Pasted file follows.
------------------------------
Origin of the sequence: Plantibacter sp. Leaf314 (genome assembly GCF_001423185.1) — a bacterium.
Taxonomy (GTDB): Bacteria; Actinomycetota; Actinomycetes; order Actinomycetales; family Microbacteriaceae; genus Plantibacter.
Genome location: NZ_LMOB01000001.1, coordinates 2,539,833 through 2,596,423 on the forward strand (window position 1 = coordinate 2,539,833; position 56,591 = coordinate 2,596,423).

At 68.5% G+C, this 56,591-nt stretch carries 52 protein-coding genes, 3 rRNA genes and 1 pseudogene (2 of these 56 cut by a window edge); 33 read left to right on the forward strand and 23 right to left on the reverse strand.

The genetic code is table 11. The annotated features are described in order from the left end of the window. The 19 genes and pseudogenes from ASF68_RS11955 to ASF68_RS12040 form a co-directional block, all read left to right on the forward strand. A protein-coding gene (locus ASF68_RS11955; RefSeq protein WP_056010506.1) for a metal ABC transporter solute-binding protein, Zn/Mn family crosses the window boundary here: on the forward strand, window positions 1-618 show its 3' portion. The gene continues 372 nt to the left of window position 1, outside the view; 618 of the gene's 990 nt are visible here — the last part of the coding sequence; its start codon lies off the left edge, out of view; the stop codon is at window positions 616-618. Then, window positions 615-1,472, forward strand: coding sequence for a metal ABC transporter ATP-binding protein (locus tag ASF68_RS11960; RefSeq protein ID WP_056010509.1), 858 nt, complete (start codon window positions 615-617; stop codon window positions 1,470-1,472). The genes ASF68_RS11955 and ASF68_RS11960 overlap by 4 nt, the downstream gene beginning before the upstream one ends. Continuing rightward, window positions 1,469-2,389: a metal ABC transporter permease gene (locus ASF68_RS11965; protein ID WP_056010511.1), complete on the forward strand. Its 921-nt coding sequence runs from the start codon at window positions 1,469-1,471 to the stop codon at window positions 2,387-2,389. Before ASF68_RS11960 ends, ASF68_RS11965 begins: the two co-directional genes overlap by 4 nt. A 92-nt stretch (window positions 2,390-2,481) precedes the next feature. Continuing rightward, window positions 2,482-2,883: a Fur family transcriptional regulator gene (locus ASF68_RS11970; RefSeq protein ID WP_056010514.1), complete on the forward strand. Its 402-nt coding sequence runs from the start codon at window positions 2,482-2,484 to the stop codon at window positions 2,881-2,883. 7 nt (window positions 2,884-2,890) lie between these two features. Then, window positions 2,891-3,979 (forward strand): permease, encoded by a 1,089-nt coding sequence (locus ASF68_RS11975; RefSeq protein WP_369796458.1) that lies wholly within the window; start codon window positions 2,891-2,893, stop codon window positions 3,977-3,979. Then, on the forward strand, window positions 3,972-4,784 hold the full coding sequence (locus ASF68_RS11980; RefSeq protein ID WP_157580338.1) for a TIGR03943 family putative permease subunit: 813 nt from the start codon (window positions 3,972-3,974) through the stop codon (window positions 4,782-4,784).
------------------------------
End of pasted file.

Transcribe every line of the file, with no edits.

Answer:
Origin of the sequence: Plantibacter sp. Leaf314 (genome assembly GCF_001423185.1) — a bacterium.
Taxonomy (GTDB): Bacteria; Actinomycetota; Actinomycetes; order Actinomycetales; family Microbacteriaceae; genus Plantibacter.
Genome location: NZ_LMOB01000001.1, coordinates 2,539,833 through 2,596,423 on the forward strand (window position 1 = coordinate 2,539,833; position 56,591 = coordinate 2,596,423).

At 68.5% G+C, this 56,591-nt stretch carries 52 protein-coding genes, 3 rRNA genes and 1 pseudogene (2 of these 56 cut by a window edge); 33 read left to right on the forward strand and 23 right to left on the reverse strand.

The genetic code is table 11. The annotated features are described in order from the left end of the window. The 19 genes and pseudogenes from ASF68_RS11955 to ASF68_RS12040 form a co-directional block, all read left to right on the forward strand. A protein-coding gene (locus ASF68_RS11955; RefSeq protein WP_056010506.1) for a metal ABC transporter solute-binding protein, Zn/Mn family crosses the window boundary here: on the forward strand, window positions 1-618 show its 3' portion. The gene continues 372 nt to the left of window position 1, outside the view; 618 of the gene's 990 nt are visible here — the last part of the coding sequence; its start codon lies off the left edge, out of view; the stop codon is at window positions 616-618. Then, window positions 615-1,472, forward strand: coding sequence for a metal ABC transporter ATP-binding protein (locus tag ASF68_RS11960; RefSeq protein ID WP_056010509.1), 858 nt, complete (start codon window positions 615-617; stop codon window positions 1,470-1,472). The genes ASF68_RS11955 and ASF68_RS11960 overlap by 4 nt, the downstream gene beginning before the upstream one ends. Continuing rightward, window positions 1,469-2,389: a metal ABC transporter permease gene (locus ASF68_RS11965; protein ID WP_056010511.1), complete on the forward strand. Its 921-nt coding sequence runs from the start codon at window positions 1,469-1,471 to the stop codon at window positions 2,387-2,389. Before ASF68_RS11960 ends, ASF68_RS11965 begins: the two co-directional genes overlap by 4 nt. A 92-nt stretch (window positions 2,390-2,481) precedes the next feature. Continuing rightward, window positions 2,482-2,883: a Fur family transcriptional regulator gene (locus ASF68_RS11970; RefSeq protein ID WP_056010514.1), complete on the forward strand. Its 402-nt coding sequence runs from the start codon at window positions 2,482-2,484 to the stop codon at window positions 2,881-2,883. 7 nt (window positions 2,884-2,890) lie between these two features. Then, window positions 2,891-3,979 (forward strand): permease, encoded by a 1,089-nt coding sequence (locus ASF68_RS11975; RefSeq protein WP_369796458.1) that lies wholly within the window; start codon window positions 2,891-2,893, stop codon window positions 3,977-3,979. Then, on the forward strand, window positions 3,972-4,784 hold the full coding sequence (locus ASF68_RS11980; RefSeq protein ID WP_157580338.1) for a TIGR03943 family putative permease subunit: 813 nt from the start codon (window positions 3,972-3,974) through the stop codon (window positions 4,782-4,784).